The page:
Brazil ministry notifies Vale to present iron ore dam safety plans within 10 days
Brazil’s Minas Gerais state public ministry notified Vale late Jan. 20 that it must present plans within days for measures to ensure the safety of 18 dams at its iron ore mines following recent intense rainfall in the state in southeast Brazil, the miner said.
The company will have 10 days from receipt of the formal notification to state what action it will take to prevent erosion of the dams, according to information released Jan. 19 by the ministry.
In an email to S&P Global Platts, Vale did not indicate whether any actions required would further impact iron ore production levels in its southeastern or southern systems. The company had already stated Jan. 17 it expected lost production and purchases of iron ore from third parties to total 1.5 million mt as a result of unusually heavy rainfall in early January.
“We have just been notified,” a press spokesperson said. “We are assessing the contents of the document and will carry out its requirements.”
“The technical teams are currently carrying out a thorough evaluation in order to [be able to] make the necessary improvements in the structures, especially in access, which has been affected by the intense rainfall in Minas Gerais in recent days,” the spokesperson said. “To guarantee the dams’ safety, the company monitors the 18 structures cited 24 hours a day, 7 days a week, in real time, via the CMG Geotechnical Monitoring Center.”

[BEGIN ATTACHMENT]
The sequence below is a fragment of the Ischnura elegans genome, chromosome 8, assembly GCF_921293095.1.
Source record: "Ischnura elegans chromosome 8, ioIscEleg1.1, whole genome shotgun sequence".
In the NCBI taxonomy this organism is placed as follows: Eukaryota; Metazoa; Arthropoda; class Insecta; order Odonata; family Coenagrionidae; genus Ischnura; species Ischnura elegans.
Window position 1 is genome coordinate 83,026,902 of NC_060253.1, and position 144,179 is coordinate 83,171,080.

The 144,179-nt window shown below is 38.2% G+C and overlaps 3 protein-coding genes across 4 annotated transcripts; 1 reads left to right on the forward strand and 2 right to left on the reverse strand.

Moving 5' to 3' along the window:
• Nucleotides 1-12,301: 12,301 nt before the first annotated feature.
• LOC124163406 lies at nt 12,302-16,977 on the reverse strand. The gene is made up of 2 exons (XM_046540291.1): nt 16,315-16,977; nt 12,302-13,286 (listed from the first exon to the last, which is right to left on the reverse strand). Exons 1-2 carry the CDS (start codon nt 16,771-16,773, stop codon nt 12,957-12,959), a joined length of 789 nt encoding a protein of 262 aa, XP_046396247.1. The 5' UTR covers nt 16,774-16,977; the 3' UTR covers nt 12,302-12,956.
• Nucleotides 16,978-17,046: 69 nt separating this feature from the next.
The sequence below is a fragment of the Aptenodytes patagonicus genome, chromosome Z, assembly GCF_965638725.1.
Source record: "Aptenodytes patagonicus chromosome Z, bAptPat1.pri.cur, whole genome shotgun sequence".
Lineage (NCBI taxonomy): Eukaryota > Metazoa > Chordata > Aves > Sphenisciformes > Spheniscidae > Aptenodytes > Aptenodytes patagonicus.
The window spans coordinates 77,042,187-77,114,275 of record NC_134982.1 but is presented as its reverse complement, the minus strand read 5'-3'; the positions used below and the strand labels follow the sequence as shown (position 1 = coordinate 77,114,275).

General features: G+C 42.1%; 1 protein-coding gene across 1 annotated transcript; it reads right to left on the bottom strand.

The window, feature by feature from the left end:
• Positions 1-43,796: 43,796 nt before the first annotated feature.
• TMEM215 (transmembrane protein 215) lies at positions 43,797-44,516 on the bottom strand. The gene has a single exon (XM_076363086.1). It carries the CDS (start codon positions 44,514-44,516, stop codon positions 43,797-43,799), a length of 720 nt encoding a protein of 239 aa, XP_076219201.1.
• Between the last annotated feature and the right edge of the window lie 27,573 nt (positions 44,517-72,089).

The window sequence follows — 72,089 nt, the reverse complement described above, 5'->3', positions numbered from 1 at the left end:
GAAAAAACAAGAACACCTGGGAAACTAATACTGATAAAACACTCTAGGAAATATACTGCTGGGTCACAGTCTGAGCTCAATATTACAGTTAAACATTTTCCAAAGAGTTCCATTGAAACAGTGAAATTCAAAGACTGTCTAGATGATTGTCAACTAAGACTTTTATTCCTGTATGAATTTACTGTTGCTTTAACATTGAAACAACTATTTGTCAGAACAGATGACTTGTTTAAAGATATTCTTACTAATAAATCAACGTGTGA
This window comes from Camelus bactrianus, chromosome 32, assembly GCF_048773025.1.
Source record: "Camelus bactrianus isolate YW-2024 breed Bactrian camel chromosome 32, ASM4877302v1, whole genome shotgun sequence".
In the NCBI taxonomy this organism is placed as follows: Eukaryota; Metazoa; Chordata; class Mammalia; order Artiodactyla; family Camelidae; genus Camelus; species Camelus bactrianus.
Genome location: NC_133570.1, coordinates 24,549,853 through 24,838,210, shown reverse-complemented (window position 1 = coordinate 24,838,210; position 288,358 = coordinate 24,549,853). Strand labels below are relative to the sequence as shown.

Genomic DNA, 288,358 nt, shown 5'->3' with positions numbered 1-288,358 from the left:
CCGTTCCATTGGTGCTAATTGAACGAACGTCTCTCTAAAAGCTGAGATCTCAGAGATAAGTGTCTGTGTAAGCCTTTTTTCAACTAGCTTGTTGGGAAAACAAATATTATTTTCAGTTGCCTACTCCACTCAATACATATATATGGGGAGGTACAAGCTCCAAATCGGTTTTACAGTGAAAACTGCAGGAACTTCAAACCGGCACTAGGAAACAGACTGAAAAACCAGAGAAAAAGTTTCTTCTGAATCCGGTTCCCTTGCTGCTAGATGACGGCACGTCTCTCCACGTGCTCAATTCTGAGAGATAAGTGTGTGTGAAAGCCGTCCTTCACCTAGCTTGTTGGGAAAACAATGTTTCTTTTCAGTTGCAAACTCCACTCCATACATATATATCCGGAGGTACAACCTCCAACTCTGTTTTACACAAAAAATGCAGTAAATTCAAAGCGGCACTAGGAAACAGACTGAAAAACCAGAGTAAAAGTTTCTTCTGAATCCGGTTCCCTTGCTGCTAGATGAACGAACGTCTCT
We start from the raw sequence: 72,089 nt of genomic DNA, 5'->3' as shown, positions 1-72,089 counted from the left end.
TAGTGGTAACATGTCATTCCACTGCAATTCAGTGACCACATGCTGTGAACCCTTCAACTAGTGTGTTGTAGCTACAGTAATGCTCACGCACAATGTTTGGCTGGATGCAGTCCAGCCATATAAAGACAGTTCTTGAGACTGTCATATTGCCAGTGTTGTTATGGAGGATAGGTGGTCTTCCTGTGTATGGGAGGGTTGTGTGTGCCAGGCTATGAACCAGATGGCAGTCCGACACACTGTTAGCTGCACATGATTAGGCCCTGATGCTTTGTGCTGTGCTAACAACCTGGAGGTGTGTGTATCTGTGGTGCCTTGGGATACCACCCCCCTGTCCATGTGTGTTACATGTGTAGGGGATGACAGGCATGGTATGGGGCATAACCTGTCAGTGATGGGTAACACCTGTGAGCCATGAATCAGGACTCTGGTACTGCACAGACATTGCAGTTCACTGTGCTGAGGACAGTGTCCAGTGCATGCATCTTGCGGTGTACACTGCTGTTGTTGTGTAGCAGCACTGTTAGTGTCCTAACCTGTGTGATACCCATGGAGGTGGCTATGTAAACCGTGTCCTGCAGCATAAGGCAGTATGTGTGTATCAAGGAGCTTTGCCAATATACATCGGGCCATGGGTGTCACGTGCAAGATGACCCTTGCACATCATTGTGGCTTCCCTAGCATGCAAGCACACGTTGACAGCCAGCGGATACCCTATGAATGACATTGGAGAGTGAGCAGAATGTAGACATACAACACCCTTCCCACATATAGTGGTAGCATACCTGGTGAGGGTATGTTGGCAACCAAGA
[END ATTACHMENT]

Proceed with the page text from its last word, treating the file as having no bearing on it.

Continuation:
Vale noted, however, that those structures which have been set to emergency level 3 – B3/B4 (Nova Lima), Forquilha III (Ouro Preto) e Sul Superior (Barão de Cocais) – are accessed only by remote equipment and do not present any structural alterations. Containment operations at these three dams have already ceased and communities in these areas were evacuated in 2019, the spokesperson said.
Tighter dam regulations
Safety precautions over iron ore tailings dams in Brazil and elsewhere have been tightened following fatal dam failures at Samarco (a joint venture between Vale and BHP) in 2015 and Vale’s Brumadinho mine complex in 2019. Both are located in Minas Gerais and failed during Brazil’s rainy season.
The 18 dams for which plans for new preventive safety measures must be presented are located at the mines of Gongo Soco, Fabrica, Caue, Pico, Alegria, Aboboras, Capitao do Mato, Mar Azul and Fazendao, according to a statement from the public ministry.
Vale said Jan. 17 that it did not expect the impact of the rains to alter its previously-stated production guidance for this year of 320–335 million mt of iron ore, because the seasonal impact of rains is already taken into account in its production estimates.
Vale’s production last year recovered only in part after some curtailments imposed following the Brumadinho disaster were relaxed: however, the miner is still below its pre-Brumadinho production level of 384.6 million mt in 2018.
Seaborne iron ore prices extended gains Jan. 20 on continued strong buying interest.
S&P Global Platts assessed the 62% Fe Iron Ore Index at $133.65/ dry mt CFR North China Jan. 20, up $3.45/dmt from Jan. 19.